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United States Department of Agriculture

Agricultural Research Service

Research Project: SOYBEAN GENETIC MANAGEMENT AND UTILIZATION

Location: Soybean/maize Germplasm, Pathology, and Genetics Research

Title: Increasing CO2 threatens human nutrition

Authors
item Myers, Samuel -
item Zanobetti, Antonella -
item Kloog, Itai -
item Huybers, Peter -
item Leakey, Andrew -
item Bloom, Arnold -
item Carlisle, Eli -
item Dietterich, Lee -
item Fitzgerald, Glenn -
item Hasegawa, Toshihiro -
item Holbrook, N -
item NELSON, RANDALL
item Ottman, Michael -
item RABOY, VICTOR
item Sakai, Hidemitsu -
item Sartor, Karla -
item Schwartz, Joel -
item Seneweera, Saman -
item Tausz, Michael -
item Usui, Yasuhiro -

Submitted to: Nature
Publication Type: Peer Reviewed Journal
Publication Acceptance Date: February 10, 2014
Publication Date: June 5, 2014
Citation: Myers, S.S., Zanobetti, A., Kloog, I., Huybers, P., Leakey, A.D.B., Bloom, A.J., Carlisle, E., Dietterich, L.H., Fitzgerald, G., Hasegawa, T., Holbrook, N.M., Nelson, R.L., Ottman, M.J., Raboy, V., Sakai, H., Sartor, K.A., Schwartz, J., Seneweera, S., Tausz, M., Usui, Y. 2014. Increasing CO2 threatens human nutrition. Nature. 150:139 DOI:10.1038/nature13179.

Interpretive Summary: Dietary deficiencies of zinc and iron are a major global public health problem. An estimated two billion people suffer these deficiencies causing a loss of 63 million life years annually. Most of these people depend upon grains and legumes as their primary dietary source of zinc and iron. Our research analyzed 540 pairs of crop samples grown at contemporary and elevated atmospheric CO2 from six different experiments involving six food crops. We tested the nutrient concentrations of the edible portions of rice (18 varieties), wheat (8 varieties), maize (2 varieties), soybeans (7 varieties), field peas (4 varieties) and sorghum (1 variety). In all six experiments, the elevated CO2 was in the range of 550-584 ppm. Each crop sample grown at elevated CO2 was paired with an identical cultivar grown under the same conditions but at contemporary CO2 levels. We found that elevated CO2 was associated with significant decreases in the concentrations of zinc and iron in some grasses and all legumes. For example, in wheat grains grown at elevated CO2 compared with contemporary CO2, zinc decreased 9.6% and iron decreased 5.2%. We also found that elevated CO2 was associated with lower protein in some grasses with a 6.5% decrease in wheat grains and a 7.9% decrease in rice grains. Response differences between cultivars suggest breeding crops for reduced sensitivity to elevations in atmospheric CO2. Such breeding efforts may partly address the new challenges to global health that these findings highlight. This research will be of interest to crop breeders, physiologist and all those interested in the effects of climate change.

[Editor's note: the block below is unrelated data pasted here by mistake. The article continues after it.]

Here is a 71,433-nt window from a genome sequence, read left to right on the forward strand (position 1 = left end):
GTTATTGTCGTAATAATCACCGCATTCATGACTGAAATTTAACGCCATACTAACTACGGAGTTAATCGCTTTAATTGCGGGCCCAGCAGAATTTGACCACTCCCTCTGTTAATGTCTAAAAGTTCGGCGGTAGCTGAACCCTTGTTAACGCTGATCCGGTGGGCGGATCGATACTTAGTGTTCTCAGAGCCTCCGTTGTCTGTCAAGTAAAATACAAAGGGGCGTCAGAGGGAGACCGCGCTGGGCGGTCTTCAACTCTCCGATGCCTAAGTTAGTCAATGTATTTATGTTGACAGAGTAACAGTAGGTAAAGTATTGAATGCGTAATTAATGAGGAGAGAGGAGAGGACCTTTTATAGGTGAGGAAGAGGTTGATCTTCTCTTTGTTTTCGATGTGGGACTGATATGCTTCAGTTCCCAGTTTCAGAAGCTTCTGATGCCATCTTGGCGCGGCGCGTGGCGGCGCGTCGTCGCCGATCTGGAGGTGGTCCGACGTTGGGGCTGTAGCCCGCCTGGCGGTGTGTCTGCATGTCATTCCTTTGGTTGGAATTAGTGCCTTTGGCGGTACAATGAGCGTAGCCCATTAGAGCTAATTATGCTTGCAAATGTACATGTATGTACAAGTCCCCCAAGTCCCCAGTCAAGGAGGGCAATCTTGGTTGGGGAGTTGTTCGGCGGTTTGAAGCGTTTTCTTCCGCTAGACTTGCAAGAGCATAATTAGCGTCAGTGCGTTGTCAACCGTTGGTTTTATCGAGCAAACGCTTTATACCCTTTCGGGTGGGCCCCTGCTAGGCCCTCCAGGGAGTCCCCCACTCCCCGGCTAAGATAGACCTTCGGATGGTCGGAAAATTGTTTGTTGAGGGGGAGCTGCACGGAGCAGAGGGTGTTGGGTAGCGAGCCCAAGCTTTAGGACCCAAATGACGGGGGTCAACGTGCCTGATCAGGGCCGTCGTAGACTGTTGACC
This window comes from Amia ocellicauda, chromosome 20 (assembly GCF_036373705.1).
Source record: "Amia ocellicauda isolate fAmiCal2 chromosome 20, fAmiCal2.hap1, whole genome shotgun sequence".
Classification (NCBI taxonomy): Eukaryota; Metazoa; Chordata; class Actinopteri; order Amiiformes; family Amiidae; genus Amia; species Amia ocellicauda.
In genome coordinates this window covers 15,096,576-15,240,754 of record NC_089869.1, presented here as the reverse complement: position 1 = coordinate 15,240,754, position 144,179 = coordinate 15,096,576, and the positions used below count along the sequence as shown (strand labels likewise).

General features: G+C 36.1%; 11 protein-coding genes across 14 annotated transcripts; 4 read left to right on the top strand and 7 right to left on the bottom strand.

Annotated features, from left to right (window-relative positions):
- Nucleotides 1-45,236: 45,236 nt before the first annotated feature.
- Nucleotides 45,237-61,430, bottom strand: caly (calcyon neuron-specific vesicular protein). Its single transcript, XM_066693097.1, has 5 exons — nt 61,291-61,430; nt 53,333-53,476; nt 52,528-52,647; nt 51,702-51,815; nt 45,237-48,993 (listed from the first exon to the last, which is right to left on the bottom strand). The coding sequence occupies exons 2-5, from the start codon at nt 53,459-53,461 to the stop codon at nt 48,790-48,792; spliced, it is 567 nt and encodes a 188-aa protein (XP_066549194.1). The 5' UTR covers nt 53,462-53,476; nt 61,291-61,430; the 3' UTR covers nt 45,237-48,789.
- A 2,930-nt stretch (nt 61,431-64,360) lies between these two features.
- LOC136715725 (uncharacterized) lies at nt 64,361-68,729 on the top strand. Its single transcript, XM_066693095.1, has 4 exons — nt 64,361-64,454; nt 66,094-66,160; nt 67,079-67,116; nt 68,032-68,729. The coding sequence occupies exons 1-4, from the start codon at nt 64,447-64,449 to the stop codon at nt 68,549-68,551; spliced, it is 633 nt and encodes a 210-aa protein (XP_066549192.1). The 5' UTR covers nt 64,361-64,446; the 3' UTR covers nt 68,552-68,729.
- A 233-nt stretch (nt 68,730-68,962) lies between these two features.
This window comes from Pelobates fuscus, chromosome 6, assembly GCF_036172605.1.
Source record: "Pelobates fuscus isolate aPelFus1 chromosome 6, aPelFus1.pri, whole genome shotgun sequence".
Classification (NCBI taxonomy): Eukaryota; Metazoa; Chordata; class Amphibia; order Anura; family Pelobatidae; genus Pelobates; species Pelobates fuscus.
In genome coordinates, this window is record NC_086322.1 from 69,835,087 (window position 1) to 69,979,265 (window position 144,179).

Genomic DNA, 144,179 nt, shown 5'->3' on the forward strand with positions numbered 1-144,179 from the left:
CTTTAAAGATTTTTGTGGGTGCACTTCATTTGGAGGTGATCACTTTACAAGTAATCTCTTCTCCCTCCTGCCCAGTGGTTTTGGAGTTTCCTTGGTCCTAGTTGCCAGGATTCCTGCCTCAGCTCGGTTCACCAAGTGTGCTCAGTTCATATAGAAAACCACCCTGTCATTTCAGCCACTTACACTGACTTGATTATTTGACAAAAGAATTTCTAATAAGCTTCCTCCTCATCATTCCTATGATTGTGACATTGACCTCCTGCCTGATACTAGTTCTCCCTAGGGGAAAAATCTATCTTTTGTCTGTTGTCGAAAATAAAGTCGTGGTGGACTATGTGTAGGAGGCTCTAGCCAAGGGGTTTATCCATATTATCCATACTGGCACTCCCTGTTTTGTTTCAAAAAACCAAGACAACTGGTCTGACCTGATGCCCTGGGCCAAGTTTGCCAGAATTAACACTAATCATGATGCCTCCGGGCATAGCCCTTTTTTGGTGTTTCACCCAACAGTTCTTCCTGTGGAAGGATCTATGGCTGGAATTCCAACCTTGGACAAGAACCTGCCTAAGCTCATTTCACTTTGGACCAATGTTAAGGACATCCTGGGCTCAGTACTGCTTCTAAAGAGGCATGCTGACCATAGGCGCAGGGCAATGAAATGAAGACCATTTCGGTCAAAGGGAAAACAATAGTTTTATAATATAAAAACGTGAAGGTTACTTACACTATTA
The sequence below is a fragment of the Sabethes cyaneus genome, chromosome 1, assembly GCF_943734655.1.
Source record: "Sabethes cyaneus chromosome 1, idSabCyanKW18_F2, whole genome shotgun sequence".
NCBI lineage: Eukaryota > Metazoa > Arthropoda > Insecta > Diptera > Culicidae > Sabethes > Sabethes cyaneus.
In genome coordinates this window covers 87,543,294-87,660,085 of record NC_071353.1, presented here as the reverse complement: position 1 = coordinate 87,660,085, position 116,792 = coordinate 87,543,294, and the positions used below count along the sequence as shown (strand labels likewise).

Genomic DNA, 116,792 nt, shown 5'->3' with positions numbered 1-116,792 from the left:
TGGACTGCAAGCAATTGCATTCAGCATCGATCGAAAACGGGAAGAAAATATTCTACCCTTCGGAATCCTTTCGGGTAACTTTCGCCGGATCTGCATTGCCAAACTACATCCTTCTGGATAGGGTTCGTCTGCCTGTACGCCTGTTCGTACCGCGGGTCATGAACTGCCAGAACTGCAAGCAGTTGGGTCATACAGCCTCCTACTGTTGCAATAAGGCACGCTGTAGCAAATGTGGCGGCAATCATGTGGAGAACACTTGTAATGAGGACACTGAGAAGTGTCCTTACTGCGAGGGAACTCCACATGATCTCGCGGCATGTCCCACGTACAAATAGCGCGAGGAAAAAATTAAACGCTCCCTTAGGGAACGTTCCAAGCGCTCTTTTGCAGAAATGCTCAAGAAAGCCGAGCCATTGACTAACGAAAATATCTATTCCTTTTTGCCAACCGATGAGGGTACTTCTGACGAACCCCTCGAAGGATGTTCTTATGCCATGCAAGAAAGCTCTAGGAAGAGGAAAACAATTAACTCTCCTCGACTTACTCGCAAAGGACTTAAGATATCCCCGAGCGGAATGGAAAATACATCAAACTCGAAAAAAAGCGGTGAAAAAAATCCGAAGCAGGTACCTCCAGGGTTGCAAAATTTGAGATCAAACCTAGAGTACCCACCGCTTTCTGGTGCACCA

Technical Abstract: Dietary deficiencies of zinc and iron are a major global public health problem. An estimated two billion people suffer these deficiencies causing a loss of 63 million life years annually. Most of these people depend upon grains and legumes as their primary dietary source of zinc and iron. This manuscript reports findings from the analysis of 540 pairs of crop samples grown at contemporary and elevated [CO2] from six different FACE experiments involving six food crops. We tested the nutrient concentrations of the edible portions of rice (Oryza sativa, 18 cultivars), wheat (Triticum aestivum, 8 cultivars), maize (Zea mays, 2 cultivars), soybeans (Glycine max, 7 cultivars), field peas (Pisum sativum, 4 cultivars) and sorghum (Sorghum bicolor, 1 cultivar). In all six experiments, the elevated [CO2] was in the range of 550-584 ppm. Each crop sample grown at elevated [CO2] was paired with an identical cultivar grown under the same conditions but at contemporary [CO2]. Our main outcomes were fractional changes in concentrations of the nutrients between samples grown at elevated and contemporary [CO2] levels, estimated using a linear mixed effects statistical model. We found that elevated [CO2] was associated with significant decreases in the concentrations of zinc and iron in all C3 grasses and legumes. For example, in wheat grains grown at elevated [CO2] compared with contemporary [CO2], zinc decreased 9.6% and iron decreased 5.2%. We also found that elevated [CO2] was associated with lower protein in C3 grasses with a 6.5% decrease in wheat grains and a 7.9% (95% CI: -8.9, -6.9) decrease in rice grains. Elevated [CO2] showed no significant effect on protein in C3 legumes or C4 crops. Response differences between cultivars suggest breeding crops for reduced sensitivity to elevations in atmospheric [CO2]. Such breeding efforts may partly address the new challenges to global health that these findings highlight.

Last Modified: 9/10/2014
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